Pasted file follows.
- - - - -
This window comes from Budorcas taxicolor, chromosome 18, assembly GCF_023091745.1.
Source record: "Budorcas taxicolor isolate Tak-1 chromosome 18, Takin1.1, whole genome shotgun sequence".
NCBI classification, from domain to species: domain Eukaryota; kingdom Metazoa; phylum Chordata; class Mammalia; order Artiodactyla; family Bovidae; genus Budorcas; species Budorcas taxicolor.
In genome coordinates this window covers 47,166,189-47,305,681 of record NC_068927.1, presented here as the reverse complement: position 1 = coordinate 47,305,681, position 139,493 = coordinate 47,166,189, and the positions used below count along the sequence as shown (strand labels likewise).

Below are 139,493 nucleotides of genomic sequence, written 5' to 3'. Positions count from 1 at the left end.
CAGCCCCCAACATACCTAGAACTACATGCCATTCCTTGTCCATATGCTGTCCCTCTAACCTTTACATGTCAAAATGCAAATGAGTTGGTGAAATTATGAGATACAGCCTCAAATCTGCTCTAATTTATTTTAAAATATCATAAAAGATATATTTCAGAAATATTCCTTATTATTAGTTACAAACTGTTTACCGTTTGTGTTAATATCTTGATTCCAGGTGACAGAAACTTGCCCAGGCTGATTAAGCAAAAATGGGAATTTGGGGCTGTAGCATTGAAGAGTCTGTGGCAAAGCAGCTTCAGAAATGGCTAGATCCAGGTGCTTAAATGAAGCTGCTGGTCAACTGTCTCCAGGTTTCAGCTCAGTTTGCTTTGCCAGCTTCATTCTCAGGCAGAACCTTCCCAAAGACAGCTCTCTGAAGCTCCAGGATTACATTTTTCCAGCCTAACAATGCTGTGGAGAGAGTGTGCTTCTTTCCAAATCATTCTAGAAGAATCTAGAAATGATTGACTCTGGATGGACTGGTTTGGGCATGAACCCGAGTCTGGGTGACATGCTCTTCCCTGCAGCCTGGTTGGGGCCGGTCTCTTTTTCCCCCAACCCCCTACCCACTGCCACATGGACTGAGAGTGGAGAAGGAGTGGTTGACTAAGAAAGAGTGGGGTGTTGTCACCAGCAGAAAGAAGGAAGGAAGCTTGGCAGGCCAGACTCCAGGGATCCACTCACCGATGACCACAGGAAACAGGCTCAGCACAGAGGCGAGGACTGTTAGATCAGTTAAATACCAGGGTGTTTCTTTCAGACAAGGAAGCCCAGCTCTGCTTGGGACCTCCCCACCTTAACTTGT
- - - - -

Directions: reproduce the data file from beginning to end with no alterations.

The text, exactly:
This window comes from Budorcas taxicolor, chromosome 18, assembly GCF_023091745.1.
Source record: "Budorcas taxicolor isolate Tak-1 chromosome 18, Takin1.1, whole genome shotgun sequence".
NCBI classification, from domain to species: domain Eukaryota; kingdom Metazoa; phylum Chordata; class Mammalia; order Artiodactyla; family Bovidae; genus Budorcas; species Budorcas taxicolor.
In genome coordinates this window covers 47,166,189-47,305,681 of record NC_068927.1, presented here as the reverse complement: position 1 = coordinate 47,305,681, position 139,493 = coordinate 47,166,189, and the positions used below count along the sequence as shown (strand labels likewise).

Below are 139,493 nucleotides of genomic sequence, written 5' to 3'. Positions count from 1 at the left end.
CAGCCCCCAACATACCTAGAACTACATGCCATTCCTTGTCCATATGCTGTCCCTCTAACCTTTACATGTCAAAATGCAAATGAGTTGGTGAAATTATGAGATACAGCCTCAAATCTGCTCTAATTTATTTTAAAATATCATAAAAGATATATTTCAGAAATATTCCTTATTATTAGTTACAAACTGTTTACCGTTTGTGTTAATATCTTGATTCCAGGTGACAGAAACTTGCCCAGGCTGATTAAGCAAAAATGGGAATTTGGGGCTGTAGCATTGAAGAGTCTGTGGCAAAGCAGCTTCAGAAATGGCTAGATCCAGGTGCTTAAATGAAGCTGCTGGTCAACTGTCTCCAGGTTTCAGCTCAGTTTGCTTTGCCAGCTTCATTCTCAGGCAGAACCTTCCCAAAGACAGCTCTCTGAAGCTCCAGGATTACATTTTTCCAGCCTAACAATGCTGTGGAGAGAGTGTGCTTCTTTCCAAATCATTCTAGAAGAATCTAGAAATGATTGACTCTGGATGGACTGGTTTGGGCATGAACCCGAGTCTGGGTGACATGCTCTTCCCTGCAGCCTGGTTGGGGCCGGTCTCTTTTTCCCCCAACCCCCTACCCACTGCCACATGGACTGAGAGTGGAGAAGGAGTGGTTGACTAAGAAAGAGTGGGGTGTTGTCACCAGCAGAAAGAAGGAAGGAAGCTTGGCAGGCCAGACTCCAGGGATCCACTCACCGATGACCACAGGAAACAGGCTCAGCACAGAGGCGAGGACTGTTAGATCAGTTAAATACCAGGGTGTTTCTTTCAGACAAGGAAGCCCAGCTCTGCTTGGGACCTCCCCACCTTAACTTGT